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21 April 2000 Near-infrared surface-enhanced Raman spectroscopy of biomedically relevant single molecules on colloidal silver and gold clusters
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Proceedings Volume 3922, Scanning and Force Microscopies for Biomedical Applications II; (2000) https://doi.org/10.1117/12.383359
Event: BiOS 2000 The International Symposium on Biomedical Optics, 2000, San Jose, CA, United States
Abstract
Surface-enhanced Raman scattering (SERS) is a phenomenon resulting in strongly increased Raman signals form molecules which have been attached to nanometer sized metallic structures. The technique combines fingerprint capabilities of vibrational spectroscopy and ultra sensitive detection limits. Silver or gold colloidal clusters can provide total enhancement factors of about 14 orders of magnitude for non- resonant Raman scattering at near IR excitation. Since non- resonant near IR photons are used, photodecomposition of the probed molecule is avoided or, at least strongly reduced, and relatively high excitation intensities can be applied. In addition to the Stokes Raman signal, that linearly depends on excitation laser intensity, at excitation intensities higher than approximately 105-106 W/cm2 and 107 W/cm2, 'pumped' anti-Stokes Raman scattering and surface enhanced hyper Raman scattering, respectively, can be observed. Both effects can provide a non-linear or two-photon Raman probe where the Raman scattering signal depends quadratically on the excitation laser intensity.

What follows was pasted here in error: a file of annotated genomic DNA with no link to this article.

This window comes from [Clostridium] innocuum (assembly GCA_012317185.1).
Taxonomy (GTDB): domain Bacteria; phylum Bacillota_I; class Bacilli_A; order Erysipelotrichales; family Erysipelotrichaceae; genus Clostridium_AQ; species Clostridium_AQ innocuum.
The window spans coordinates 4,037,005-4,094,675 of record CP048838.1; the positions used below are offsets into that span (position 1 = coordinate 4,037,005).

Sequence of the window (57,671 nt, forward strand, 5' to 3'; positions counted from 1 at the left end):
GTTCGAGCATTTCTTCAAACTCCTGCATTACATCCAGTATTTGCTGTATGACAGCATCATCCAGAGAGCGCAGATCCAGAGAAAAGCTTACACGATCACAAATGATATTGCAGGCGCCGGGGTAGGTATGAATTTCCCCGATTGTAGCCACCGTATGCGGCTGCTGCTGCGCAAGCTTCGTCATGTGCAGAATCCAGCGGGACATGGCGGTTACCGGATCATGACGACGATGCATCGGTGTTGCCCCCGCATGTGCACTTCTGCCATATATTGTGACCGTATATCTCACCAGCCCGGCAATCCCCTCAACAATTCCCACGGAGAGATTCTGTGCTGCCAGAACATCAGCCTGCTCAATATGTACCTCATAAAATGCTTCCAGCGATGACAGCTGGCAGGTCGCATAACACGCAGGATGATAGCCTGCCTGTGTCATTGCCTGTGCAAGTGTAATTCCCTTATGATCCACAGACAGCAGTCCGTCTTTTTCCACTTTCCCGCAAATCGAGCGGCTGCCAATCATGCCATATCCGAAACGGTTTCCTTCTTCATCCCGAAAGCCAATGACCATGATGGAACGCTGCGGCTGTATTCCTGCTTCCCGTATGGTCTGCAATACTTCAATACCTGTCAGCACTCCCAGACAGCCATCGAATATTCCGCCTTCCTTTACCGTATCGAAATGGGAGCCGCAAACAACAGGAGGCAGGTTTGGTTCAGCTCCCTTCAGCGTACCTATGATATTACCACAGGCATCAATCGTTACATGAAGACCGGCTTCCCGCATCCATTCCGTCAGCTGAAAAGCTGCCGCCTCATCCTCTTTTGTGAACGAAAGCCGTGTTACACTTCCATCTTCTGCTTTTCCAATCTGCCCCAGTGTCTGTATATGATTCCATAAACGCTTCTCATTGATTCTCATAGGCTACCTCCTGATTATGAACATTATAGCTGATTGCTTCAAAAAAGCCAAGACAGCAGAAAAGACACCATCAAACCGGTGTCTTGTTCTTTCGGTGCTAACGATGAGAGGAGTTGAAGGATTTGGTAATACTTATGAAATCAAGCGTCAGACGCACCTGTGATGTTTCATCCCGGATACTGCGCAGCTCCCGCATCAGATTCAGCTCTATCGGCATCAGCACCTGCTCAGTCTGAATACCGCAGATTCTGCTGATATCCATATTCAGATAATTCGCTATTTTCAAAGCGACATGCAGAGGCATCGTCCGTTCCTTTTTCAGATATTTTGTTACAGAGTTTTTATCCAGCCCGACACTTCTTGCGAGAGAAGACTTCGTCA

© (2000) COPYRIGHT Society of Photo-Optical Instrumentation Engineers (SPIE). Downloading of the abstract is permitted for personal use only.
Katrin D. Kneipp, Harald Kneipp, Irving Itzkan, Ramachandra R. Dasari, and Michael S. Feld "Near-infrared surface-enhanced Raman spectroscopy of biomedically relevant single molecules on colloidal silver and gold clusters", Proc. SPIE 3922, Scanning and Force Microscopies for Biomedical Applications II, (21 April 2000); https://doi.org/10.1117/12.383359
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